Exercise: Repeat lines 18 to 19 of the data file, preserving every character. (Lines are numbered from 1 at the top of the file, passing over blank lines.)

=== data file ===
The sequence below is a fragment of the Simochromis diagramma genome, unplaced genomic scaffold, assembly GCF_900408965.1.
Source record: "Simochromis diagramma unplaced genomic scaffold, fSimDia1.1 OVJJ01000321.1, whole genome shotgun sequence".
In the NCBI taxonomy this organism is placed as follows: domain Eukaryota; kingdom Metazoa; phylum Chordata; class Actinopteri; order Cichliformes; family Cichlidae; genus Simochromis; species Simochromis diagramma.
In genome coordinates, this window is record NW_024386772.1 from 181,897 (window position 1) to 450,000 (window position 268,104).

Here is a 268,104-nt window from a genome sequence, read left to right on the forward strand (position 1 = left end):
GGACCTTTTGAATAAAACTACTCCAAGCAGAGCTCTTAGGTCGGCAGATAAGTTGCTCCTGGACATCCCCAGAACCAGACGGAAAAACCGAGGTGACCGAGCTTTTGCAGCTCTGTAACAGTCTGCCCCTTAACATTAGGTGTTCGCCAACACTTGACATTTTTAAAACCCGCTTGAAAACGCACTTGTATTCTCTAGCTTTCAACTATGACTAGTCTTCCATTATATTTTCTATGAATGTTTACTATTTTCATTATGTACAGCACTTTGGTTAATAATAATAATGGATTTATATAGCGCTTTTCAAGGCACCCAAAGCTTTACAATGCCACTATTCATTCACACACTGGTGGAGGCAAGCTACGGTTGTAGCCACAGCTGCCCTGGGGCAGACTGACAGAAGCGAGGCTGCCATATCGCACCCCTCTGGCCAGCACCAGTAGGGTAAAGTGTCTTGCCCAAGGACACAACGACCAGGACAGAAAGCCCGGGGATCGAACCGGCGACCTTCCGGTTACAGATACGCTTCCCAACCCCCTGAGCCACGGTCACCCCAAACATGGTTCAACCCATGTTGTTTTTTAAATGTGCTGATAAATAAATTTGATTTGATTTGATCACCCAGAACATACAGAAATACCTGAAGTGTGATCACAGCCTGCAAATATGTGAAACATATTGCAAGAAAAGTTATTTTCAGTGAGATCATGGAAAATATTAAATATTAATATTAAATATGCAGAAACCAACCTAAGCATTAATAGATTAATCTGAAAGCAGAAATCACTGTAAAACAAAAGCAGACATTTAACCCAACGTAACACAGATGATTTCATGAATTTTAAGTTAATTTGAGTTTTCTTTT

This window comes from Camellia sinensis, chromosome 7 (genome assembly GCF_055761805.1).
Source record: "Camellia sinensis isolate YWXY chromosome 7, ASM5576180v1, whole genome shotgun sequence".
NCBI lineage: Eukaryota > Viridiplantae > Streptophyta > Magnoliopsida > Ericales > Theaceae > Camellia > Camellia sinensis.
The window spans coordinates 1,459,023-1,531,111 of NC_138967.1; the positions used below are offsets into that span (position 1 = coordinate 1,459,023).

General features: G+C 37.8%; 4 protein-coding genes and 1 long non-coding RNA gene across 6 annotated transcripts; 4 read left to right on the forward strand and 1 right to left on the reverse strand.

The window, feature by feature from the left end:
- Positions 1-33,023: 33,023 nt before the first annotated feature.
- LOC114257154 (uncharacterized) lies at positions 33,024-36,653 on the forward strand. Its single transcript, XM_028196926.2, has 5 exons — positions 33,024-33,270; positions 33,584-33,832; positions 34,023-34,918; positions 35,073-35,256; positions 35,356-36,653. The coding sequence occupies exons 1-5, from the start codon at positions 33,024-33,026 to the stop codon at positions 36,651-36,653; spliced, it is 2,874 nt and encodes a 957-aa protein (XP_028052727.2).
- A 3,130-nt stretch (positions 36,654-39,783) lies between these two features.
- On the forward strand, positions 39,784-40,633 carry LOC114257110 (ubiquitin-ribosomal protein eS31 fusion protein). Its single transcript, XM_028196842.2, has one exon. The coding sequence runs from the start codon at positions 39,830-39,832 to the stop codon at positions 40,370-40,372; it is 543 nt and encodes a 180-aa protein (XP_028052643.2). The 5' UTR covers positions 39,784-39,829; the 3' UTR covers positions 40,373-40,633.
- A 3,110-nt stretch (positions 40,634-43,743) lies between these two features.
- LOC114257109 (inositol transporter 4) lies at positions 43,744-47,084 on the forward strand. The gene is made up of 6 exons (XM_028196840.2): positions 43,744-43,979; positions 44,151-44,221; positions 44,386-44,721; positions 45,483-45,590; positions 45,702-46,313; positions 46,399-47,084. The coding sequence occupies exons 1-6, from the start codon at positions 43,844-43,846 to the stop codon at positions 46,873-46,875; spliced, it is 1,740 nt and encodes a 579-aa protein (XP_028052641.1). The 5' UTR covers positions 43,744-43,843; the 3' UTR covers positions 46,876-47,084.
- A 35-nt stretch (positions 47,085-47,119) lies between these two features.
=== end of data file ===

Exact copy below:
- LOC114257109 (inositol transporter 4) lies at positions 43,744-47,084 on the forward strand. The gene is made up of 6 exons (XM_028196840.2): positions 43,744-43,979; positions 44,151-44,221; positions 44,386-44,721; positions 45,483-45,590; positions 45,702-46,313; positions 46,399-47,084. The coding sequence occupies exons 1-6, from the start codon at positions 43,844-43,846 to the stop codon at positions 46,873-46,875; spliced, it is 1,740 nt and encodes a 579-aa protein (XP_028052641.1). The 5' UTR covers positions 43,744-43,843; the 3' UTR covers positions 46,876-47,084.
- A 35-nt stretch (positions 47,085-47,119) lies between these two features.